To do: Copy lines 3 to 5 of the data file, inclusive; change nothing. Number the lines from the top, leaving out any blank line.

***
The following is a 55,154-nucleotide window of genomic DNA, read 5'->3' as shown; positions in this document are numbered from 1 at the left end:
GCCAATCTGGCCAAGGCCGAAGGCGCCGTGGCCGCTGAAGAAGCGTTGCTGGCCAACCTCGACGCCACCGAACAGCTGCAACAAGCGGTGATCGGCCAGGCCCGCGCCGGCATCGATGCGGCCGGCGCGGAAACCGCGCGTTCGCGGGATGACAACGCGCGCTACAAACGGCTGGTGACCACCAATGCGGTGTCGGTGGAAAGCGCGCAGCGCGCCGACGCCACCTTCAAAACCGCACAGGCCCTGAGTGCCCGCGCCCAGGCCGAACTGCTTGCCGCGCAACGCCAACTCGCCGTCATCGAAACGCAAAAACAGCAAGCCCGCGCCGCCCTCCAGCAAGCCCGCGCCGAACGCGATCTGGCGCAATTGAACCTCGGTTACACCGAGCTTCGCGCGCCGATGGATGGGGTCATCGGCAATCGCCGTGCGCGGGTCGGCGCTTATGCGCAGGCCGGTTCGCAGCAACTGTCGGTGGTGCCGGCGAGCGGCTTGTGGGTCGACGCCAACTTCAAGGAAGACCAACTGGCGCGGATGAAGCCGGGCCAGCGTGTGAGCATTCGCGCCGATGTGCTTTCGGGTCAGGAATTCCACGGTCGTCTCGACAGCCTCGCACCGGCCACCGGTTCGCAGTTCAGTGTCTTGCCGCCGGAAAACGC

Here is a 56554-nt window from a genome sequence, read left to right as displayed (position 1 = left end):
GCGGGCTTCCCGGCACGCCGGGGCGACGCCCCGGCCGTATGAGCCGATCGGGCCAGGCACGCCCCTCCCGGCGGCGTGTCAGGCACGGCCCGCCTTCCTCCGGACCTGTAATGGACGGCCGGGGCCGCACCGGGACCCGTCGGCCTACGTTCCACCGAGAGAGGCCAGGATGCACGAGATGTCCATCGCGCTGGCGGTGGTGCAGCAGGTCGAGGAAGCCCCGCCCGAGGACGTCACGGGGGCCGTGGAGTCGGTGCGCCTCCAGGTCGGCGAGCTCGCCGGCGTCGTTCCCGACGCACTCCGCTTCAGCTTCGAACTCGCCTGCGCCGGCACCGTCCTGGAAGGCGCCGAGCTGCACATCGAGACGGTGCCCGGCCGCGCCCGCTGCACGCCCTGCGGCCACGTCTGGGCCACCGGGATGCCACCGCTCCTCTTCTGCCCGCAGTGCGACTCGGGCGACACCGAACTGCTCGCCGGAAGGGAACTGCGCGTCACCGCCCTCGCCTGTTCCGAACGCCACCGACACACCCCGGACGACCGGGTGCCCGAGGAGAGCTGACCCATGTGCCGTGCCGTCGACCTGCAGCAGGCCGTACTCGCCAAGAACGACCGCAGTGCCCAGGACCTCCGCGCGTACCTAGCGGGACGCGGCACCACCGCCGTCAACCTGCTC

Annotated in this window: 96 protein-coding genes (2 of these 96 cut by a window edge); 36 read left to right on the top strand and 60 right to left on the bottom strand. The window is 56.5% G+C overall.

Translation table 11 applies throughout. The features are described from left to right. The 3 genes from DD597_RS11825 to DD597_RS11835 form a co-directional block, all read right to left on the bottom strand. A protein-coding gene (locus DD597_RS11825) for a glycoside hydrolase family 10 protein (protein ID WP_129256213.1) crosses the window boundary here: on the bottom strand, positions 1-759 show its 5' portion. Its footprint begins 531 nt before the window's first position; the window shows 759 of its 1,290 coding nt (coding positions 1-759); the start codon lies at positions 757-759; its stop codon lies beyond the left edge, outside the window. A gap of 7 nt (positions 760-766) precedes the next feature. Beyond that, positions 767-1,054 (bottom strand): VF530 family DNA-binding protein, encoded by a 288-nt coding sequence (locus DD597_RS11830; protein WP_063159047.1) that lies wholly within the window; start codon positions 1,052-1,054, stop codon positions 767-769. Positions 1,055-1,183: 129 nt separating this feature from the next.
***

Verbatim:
Here is a 56554-nt window from a genome sequence, read left to right as displayed (position 1 = left end):
GCGGGCTTCCCGGCACGCCGGGGCGACGCCCCGGCCGTATGAGCCGATCGGGCCAGGCACGCCCCTCCCGGCGGCGTGTCAGGCACGGCCCGCCTTCCTCCGGACCTGTAATGGACGGCCGGGGCCGCACCGGGACCCGTCGGCCTACGTTCCACCGAGAGAGGCCAGGATGCACGAGATGTCCATCGCGCTGGCGGTGGTGCAGCAGGTCGAGGAAGCCCCGCCCGAGGACGTCACGGGGGCCGTGGAGTCGGTGCGCCTCCAGGTCGGCGAGCTCGCCGGCGTCGTTCCCGACGCACTCCGCTTCAGCTTCGAACTCGCCTGCGCCGGCACCGTCCTGGAAGGCGCCGAGCTGCACATCGAGACGGTGCCCGGCCGCGCCCGCTGCACGCCCTGCGGCCACGTCTGGGCCACCGGGATGCCACCGCTCCTCTTCTGCCCGCAGTGCGACTCGGGCGACACCGAACTGCTCGCCGGAAGGGAACTGCGCGTCACCGCCCTCGCCTGTTCCGAACGCCACCGACACACCCCGGACGACCGGGTGCCCGAGGAGAGCTGACCCATGTGCCGTGCCGTCGACCTGCAGCAGGCCGTACTCGCCAAGAACGACCGCAGTGCCCAGGACCTCCGCGCGTACCTAGCGGGACGCGGCACCACCGCCGTCAACCTGCTC

Annotated in this window: 96 protein-coding genes (2 of these 96 cut by a window edge); 36 read left to right on the top strand and 60 right to left on the bottom strand. The window is 56.5% G+C overall.